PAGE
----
In moments of solitude, there are times when Okko Boger allows his mind to travel to the other side of the world, to the picturesque Scandinavia region of Europe, to Finland.
"I'll start thinking about things, like, 'What am I doing here? My friends and family are in Finland," said Boger.
He feels the pangs of homesickness as his mind wanders to a place half a world away, to the serene Finnish city of Jyväskylä, his beautifully forested and hilly hometown that features over 300 lakes, located in central Finland 170 miles to the north of the capital city, Helsinki.
The feeling soon passes, though, and Boger returns to the moment, a 17-year-old living in the city of Kent, Ohio and leading a life just like any other student at Kent Roosevelt High School: going to class, taking care of homework, hanging out with friends.
And, in Boger's case, playing ice hockey for the Rough Riders. And playing it well.
Boger grew up playing hockey, a game woven so tightly into the cultural fabric of his native Finland that it's as much a way of life as it is a sport. He started playing hockey at age 6, and in the ensuing years has honed his skills playing club hockey in his country.
"Hockey is a big thing in Finland, like football is here in the United States," said Boger. "In Finland, we play and practice nine months out of the year, so the skill level is very high. If you don't start playing hockey by the time you're 8 years old or so, then it's too late because you won't make the team. The other kids have been playing hockey for a long time by then."
So when Boger arrived in Kent at the beginning of this school year to attend Roosevelt as a foreign-exchange student, he was a welcome addition to the Roosevelt ice hockey team and coach Ben Barlow. Only, Boger didn't know it yet.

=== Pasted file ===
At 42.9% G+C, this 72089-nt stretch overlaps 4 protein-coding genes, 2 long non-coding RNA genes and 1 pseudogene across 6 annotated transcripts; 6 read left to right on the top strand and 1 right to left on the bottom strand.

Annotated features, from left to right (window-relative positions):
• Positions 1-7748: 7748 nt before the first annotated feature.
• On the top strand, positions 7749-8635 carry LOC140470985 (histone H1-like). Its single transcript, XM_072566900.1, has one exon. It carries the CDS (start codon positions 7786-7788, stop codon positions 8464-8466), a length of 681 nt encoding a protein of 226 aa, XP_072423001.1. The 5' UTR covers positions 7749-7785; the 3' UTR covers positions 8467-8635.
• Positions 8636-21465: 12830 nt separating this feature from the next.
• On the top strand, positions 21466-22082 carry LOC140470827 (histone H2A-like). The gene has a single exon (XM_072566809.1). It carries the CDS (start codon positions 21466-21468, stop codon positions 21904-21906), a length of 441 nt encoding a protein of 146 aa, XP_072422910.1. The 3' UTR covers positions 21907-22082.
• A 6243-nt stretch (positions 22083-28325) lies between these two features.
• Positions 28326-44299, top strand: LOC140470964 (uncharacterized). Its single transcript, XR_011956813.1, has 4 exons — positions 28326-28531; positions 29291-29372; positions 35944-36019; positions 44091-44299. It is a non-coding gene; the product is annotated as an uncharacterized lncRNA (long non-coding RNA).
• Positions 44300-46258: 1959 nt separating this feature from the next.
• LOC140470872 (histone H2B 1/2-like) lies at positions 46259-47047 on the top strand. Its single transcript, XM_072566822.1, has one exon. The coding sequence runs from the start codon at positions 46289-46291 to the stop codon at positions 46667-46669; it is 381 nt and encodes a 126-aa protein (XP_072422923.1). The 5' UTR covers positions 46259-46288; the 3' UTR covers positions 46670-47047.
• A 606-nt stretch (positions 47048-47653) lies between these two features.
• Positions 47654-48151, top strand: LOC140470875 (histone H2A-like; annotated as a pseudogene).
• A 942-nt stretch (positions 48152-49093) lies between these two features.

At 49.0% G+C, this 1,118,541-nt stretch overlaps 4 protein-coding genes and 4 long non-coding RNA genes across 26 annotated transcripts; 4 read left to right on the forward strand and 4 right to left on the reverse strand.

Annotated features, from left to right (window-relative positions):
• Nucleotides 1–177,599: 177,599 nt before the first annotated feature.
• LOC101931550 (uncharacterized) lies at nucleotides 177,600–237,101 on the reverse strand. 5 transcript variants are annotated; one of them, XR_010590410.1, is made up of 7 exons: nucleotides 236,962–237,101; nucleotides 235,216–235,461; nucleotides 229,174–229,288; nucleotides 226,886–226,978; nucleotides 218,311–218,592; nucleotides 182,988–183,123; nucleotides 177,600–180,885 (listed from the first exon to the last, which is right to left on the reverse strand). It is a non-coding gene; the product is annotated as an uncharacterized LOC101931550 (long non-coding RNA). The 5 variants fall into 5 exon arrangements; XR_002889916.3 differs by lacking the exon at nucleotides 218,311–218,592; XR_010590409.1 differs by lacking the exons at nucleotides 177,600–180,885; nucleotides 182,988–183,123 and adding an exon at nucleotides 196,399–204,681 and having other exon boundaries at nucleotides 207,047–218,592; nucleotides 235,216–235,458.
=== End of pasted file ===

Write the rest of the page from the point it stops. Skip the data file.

"I had no idea they had a hockey team here at Kent Roosevelt," said Boger. "When I came to the States, I didn't bring any of my hockey equipment or anything with me. When I found out they had hockey, I emailed my dad and told him to send my skates and some equipment over.
"It didn't even cross my mind when I came here that I would be playing hockey."
Boger had enough on his mind already as he prepared to spend the school year at the home of his host family in Kent, the Gwinns.
"I came into a whole new environment," he said. "I didn't know anyone, I didn't know the school, I didn't know what street I would be living on. Before I got here, I didn't even know where in the U.S. I would be living, I just knew I was going to be somewhere in the States.
"That's the risk we take as an exchange student. You just hope for the best."
The best is what Boger has received with the Gwinn family in the time since his arrival, helping to put his trepidation of the unknown at ease.
"I still get homesick a little bit, but I have such a great host family and they feel like my family too," said Boger. "I have some good friends here now, and there are some other foreign-exchange students at Roosevelt and around Northeast Ohio I've become friends with too, and that's really helped because we understand each other. They're in the same situation I'm in.
"I'm very grateful and thankful for my host family and all the friends that have been a part of my great experience here. This has been one of the best years of my life. I love this."
Boger's transition on the ice has been a smooth one as well. Prior to Thursday night's game against Orange, Boger had scored 38 points on 17 goals and 21 assists this season, including four power-play goals. He has proven to be a lethal force with the puck, a dangerous weapon for the Rough Riders whom opponents must account for at all times.